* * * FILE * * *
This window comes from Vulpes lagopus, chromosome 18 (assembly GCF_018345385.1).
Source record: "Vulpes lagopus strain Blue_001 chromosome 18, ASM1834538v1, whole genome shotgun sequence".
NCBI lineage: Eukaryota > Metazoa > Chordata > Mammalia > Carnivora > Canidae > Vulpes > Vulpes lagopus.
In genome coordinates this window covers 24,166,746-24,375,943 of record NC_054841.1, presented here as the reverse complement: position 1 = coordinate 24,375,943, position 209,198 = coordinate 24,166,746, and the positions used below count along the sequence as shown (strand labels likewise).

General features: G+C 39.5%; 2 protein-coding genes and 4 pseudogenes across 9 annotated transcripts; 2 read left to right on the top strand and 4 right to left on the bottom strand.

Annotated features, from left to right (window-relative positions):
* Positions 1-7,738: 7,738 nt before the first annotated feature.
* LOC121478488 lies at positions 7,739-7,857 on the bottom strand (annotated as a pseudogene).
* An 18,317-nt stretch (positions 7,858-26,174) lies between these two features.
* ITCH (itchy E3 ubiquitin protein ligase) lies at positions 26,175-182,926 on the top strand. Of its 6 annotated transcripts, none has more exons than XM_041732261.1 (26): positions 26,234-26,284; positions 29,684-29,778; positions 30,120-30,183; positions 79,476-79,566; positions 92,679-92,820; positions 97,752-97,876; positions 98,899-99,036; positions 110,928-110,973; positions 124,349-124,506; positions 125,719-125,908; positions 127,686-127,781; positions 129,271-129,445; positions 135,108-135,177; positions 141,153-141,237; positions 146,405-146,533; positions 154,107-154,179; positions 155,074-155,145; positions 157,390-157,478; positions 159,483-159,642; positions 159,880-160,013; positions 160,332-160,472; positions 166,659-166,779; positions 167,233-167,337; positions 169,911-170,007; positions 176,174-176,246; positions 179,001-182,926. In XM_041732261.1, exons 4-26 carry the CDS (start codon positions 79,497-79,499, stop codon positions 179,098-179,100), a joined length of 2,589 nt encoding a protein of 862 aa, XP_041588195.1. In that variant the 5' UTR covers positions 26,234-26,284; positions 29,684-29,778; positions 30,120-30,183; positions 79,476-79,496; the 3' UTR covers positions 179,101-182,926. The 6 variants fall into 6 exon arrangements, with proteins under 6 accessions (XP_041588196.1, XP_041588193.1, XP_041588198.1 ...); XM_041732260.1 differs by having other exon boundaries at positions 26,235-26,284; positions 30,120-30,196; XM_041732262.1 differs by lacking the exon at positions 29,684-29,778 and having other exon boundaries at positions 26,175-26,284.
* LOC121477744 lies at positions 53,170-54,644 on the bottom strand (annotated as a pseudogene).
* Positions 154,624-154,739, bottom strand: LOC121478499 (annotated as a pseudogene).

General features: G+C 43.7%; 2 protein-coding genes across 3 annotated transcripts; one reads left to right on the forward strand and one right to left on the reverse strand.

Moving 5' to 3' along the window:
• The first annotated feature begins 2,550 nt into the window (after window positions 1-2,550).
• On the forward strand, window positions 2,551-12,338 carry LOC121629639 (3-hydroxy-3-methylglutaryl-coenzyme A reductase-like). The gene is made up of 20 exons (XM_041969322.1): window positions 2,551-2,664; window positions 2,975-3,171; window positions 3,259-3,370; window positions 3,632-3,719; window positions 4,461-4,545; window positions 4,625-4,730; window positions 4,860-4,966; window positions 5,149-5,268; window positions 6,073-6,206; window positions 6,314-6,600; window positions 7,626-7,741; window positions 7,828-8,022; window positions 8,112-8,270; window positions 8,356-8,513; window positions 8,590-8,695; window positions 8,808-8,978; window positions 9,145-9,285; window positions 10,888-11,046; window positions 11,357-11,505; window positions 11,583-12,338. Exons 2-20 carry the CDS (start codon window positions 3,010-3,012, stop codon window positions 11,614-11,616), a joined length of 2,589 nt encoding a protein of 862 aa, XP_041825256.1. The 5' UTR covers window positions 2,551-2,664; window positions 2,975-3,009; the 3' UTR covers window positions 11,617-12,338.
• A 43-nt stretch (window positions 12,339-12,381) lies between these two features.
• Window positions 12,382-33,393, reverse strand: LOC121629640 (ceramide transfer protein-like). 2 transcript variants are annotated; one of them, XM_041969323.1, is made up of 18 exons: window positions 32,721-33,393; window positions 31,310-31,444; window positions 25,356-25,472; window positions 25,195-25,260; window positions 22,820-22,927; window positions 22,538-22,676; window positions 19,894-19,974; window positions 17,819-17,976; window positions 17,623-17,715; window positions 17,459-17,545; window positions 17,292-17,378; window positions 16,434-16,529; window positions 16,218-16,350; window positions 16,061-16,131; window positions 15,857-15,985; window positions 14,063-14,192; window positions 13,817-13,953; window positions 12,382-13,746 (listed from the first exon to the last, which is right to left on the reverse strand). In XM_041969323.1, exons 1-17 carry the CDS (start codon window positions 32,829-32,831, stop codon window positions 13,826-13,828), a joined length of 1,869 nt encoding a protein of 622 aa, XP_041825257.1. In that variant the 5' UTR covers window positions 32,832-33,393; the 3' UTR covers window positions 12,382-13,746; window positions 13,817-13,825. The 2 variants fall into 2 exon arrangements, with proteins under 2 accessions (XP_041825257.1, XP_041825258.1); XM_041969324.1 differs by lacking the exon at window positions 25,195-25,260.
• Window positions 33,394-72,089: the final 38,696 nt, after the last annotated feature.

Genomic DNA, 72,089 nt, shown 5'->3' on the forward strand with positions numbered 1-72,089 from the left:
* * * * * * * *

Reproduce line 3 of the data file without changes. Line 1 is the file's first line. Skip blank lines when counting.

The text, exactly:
NCBI lineage: Eukaryota > Metazoa > Chordata > Mammalia > Carnivora > Canidae > Vulpes > Vulpes lagopus.